MagicJack, the company behind the popular and successful VoIP gadget that sells via infomercial and at places like Walmart, is now trying to do for the cell phone what it and many other companies did for the landline - make it much cheaper and scoop the remaining revenue for themselves, using a device called a femtocell.
The new device will plug into your internet at home, much like a router or any other more traditional VoIP device. It will then become a femtocell. A femtocell is a teeny tiny cellular access point (femto is a scientific prefix that is even smaller than a pico) with a range of a about a thousand feet or so. At this point, any cellular device in range can register with the MagicJack femtocell and the device will make the connection and convert a call into a VoIP call and connect it over an internet-based VoIP network rather than the normal cellular carrier network.
The result would be a call that did not register with the carrier and that would be carried over the VoIP network. Currently MagicJack uses a flat fee model so the call would essentially be free. Several other companies have previously come out with similar devices without success, mostly because they were expensive. The MagicJack device is certain to cost under $99 according to Dan Borislow, the founder of MagicJack. Later reports say that it will cost about $40. Incidentally, before the device works it will first have to 'register' the cell phone which can only happen when it is within 8 feet of the device. After that, communication range will extend as far as over 1000 feet. No mention is made of interference and crossover with the carrier's main signal or to the fact that cellular radio signals are often blocked by walls, particularly walls with metal in them (for example stuccoed walls that have a metal mesh block cellular signals very effectively).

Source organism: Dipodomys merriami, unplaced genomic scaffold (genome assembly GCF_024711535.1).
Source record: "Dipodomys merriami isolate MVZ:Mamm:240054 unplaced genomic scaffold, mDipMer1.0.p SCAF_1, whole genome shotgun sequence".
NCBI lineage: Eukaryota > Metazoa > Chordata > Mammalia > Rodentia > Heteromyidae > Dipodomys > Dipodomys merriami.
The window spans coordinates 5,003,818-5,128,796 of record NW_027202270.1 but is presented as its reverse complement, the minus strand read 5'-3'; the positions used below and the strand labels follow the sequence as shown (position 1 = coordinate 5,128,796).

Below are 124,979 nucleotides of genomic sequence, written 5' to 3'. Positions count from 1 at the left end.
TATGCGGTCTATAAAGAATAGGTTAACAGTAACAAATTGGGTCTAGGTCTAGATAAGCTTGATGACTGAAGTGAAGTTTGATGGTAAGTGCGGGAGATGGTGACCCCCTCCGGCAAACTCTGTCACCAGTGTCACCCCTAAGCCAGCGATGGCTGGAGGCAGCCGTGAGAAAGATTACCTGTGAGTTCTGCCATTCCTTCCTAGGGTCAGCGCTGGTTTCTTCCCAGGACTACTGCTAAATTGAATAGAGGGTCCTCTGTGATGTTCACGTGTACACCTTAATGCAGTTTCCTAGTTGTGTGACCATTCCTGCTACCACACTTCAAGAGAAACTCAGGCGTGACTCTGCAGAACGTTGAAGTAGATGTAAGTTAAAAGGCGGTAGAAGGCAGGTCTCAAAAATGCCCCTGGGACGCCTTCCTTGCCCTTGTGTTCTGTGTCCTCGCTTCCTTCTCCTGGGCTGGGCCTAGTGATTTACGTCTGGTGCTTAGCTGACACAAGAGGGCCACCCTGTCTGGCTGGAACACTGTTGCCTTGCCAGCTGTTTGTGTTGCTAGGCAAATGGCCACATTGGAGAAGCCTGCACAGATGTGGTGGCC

The cellular industry has not yet responded to the new device publicly except to say that they are looking into it. Their basis for having an issue is that the cellular frequencies the device uses are in fact privately owned by the cellular companies (purchased from teh government at auction) and so they are entitled to be concerned about other uses. However, Borislow contends that the licenses are for public airwaves and do not include transmissions inside a private building.
Business phone systems can also handle cell calls now - particularly the useful feature of automatically transferring a call to a desk phone when you walk into your office. TO find out more, take a look at our VoIP System Buyers Guide.
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